By Miriam A. Friedman, J.D.
The damages that could be recovered in a wrongful death action brought by survivors of a vehicle occupant who died many years after her injuries in an auto accident had placed her in a coma were limited by a settlement entered into by the occupant’s guardian in a previous personal injury lawsuit, the Georgia Supreme Court ruled in answering two questions certified to it by the U.S. District Court for the Northern District of Georgia. According to the state high court, the components barred from recovery in the wrongful death action were those recovered or recoverable in the earlier, fully-settled personal injury action (Bibbs v. Toyota Motor Corp., June 18, 2018, Blackwell, K.).
After a car accident in which a motor vehicle occupant sustained a head injury that left her in a coma, her husband, acting as her legal guardian, filed a personal injury lawsuit on her behalf against Toyota Motor Corporation and Toyota Motor Sales, USA, Inc., asserting that her 1986 Toyota YR2 van had a defective seatbelt latch and door-locking mechanism and that these defects caused her injuries. Before the jury returned a verdict, the parties entered into a "high-low" settlement agreement. The jury awarded the woman substantial damages, including more than $400,000 for past medical expenses, $6 million for future life care expenses, and $30 million for past and future pain and suffering. The auto manufacturer paid the amount required under the settlement agreement, and the guardian executed a written release that incorporated the settlement agreement.
After the woman died, more than twenty years later, her husband and surviving children filed a wrongful death lawsuit against the auto manufacturer, seeking damages for the full value of her life. The district court noted its uncertainty under Georgia law about the extent to which the settlement of the earlier personal injury lawsuit limited the damages recoverable in this wrongful death suit, and it certified two questions to the appellate court. The first question was: "Under Georgia law, are the damages that may be recovered in a wrongful death action brought by survivors of a decedent limited by a settlement entered into by the decedent’s guardian in a previous personal injury suit settling all claims that were or could have been asserted in that suit?" The second question asked if the answer to the first question was yes, then "what components of wrongful death damages are barred?"
"Double recovery" considerations. The state high court noted at the outset that because the wrongful death claim was "wholly derivative" of the original personal injury claim, the husband and children of the decedent only could recover those damages that she could have recovered if she had asserted the claim herself. Having fully settled her personal injury lawsuit, the decedent had been "fully compensated for the fact that she was, and would remain for the rest of her life, totally and permanently disabled." As such, because the decedent could not again recover damages for her personal injuries, to the extent that those damages were recovered or recoverable in the earlier lawsuit, neither could her survivors.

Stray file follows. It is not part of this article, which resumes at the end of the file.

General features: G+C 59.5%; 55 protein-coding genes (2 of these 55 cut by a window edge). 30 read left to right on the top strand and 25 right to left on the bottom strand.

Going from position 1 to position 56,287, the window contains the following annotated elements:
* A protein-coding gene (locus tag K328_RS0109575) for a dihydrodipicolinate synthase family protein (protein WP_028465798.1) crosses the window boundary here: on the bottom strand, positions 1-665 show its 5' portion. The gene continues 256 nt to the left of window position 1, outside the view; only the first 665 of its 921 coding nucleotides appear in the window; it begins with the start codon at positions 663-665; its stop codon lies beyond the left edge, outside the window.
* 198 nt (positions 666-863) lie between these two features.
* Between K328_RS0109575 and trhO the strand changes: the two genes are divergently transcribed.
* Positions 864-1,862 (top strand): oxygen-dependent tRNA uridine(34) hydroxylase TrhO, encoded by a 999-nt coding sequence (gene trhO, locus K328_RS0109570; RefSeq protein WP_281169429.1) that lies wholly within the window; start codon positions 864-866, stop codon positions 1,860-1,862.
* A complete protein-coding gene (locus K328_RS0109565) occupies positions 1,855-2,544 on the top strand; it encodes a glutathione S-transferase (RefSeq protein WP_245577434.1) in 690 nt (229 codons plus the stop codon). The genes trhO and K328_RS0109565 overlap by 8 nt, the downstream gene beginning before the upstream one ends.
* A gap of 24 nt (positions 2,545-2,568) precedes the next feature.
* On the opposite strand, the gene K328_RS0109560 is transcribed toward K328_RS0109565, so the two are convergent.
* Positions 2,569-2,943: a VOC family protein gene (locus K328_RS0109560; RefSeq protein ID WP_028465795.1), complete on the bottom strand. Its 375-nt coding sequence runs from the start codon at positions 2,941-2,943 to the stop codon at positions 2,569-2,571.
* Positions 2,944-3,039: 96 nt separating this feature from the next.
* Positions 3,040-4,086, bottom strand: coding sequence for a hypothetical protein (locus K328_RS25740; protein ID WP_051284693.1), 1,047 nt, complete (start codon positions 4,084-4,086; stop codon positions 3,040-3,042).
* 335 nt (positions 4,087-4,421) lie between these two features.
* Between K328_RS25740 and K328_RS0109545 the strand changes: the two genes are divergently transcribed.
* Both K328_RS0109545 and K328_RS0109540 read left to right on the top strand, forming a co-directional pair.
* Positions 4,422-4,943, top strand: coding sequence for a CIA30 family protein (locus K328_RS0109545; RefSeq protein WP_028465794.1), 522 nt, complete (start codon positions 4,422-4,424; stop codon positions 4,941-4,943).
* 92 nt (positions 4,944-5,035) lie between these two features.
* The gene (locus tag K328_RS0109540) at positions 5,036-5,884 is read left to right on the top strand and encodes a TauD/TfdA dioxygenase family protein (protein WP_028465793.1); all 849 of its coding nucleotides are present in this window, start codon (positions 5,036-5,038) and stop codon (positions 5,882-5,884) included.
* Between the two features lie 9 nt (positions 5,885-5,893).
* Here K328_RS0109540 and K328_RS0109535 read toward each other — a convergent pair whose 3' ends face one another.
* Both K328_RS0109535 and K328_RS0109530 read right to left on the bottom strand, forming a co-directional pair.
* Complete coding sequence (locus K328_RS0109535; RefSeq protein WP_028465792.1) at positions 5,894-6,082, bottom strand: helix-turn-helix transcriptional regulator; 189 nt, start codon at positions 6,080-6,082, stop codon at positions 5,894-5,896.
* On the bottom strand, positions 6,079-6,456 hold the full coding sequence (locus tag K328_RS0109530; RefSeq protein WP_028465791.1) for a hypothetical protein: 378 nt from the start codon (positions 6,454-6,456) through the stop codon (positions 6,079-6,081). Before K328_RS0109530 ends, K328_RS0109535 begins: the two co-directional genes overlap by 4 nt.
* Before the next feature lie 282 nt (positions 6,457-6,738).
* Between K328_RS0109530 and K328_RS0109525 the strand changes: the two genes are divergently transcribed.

The court distinguished Spradlin v. Georgia R. & Elec. Co., 139 Ga. 575 (77 SE 799) (1913), which was a personal injury case that was litigated to judgment only after the death of the original plaintiff, while a separate wrongful death suit was pending. In the instant case, however, the personal injury action was litigated and fully resolved many years prior to the death of the decedent. At the time of the settlement, neither the parties nor the jury could have known how long the woman would live. Thus, for purposes of calculating damages, it only could be assumed that she would live out her expected life span, based on mortality tables or other evidence. The court concluded that although wrongful death damages and personal injury damages are often distinguishable, they sometimes overlap, and where they do overlap, double recovery is impermissible. Therefore, the court answered the first certified question in the affirmative, finding that damages in a wrongful death action are limited by the decedent’s full settlement of her earlier personal injury action.
Barred components. Addressing the second certified question, the court found that "those components that were recovered or recoverable in the fully-settled personal injury action" were barred in the instant wrongful death case. Although, in many cases, this bar often would leave substantial damages to be recovered in wrongful death, because the injury here had left the victim in a permanent coma, it was "more difficult to identify additional damages flowing merely from the additional fact of death." As such, the court saw no reason to conclude that "anything less than the full measure of economic damages" had been recoverable at the time of the personal injury case, and, therefore, found "no economic damages left to recover in wrongful death."
With regard to non-economic damages, however, the court declined to say as a matter of law that there was "no difference in value between living in a permanent coma and not living at all, even from the decedent’s perspective." As such, the court concluded that the question of "the residual value, if any, of [the decedent’s] life to her while she was in a coma" was to be "properly litigated in the district court."
The case is No. S18Q0075.
Attorneys: Robert David Cheeley (Butler, Wooten, Cheeley & Peak, LLP) for Anthony R. Bibbs. Joel H. Smith (Bowman and Brooke, LLP) for Toyota Motor Corp. and Toyota Motor Sales, USA, Inc.
Companies: Toyota Motor Corp.; Toyota Motor Sales, USA, Inc.
MainStory: TopStory DamagesNews MotorEquipmentNews MotorVehiclesNews GeorgiaNews
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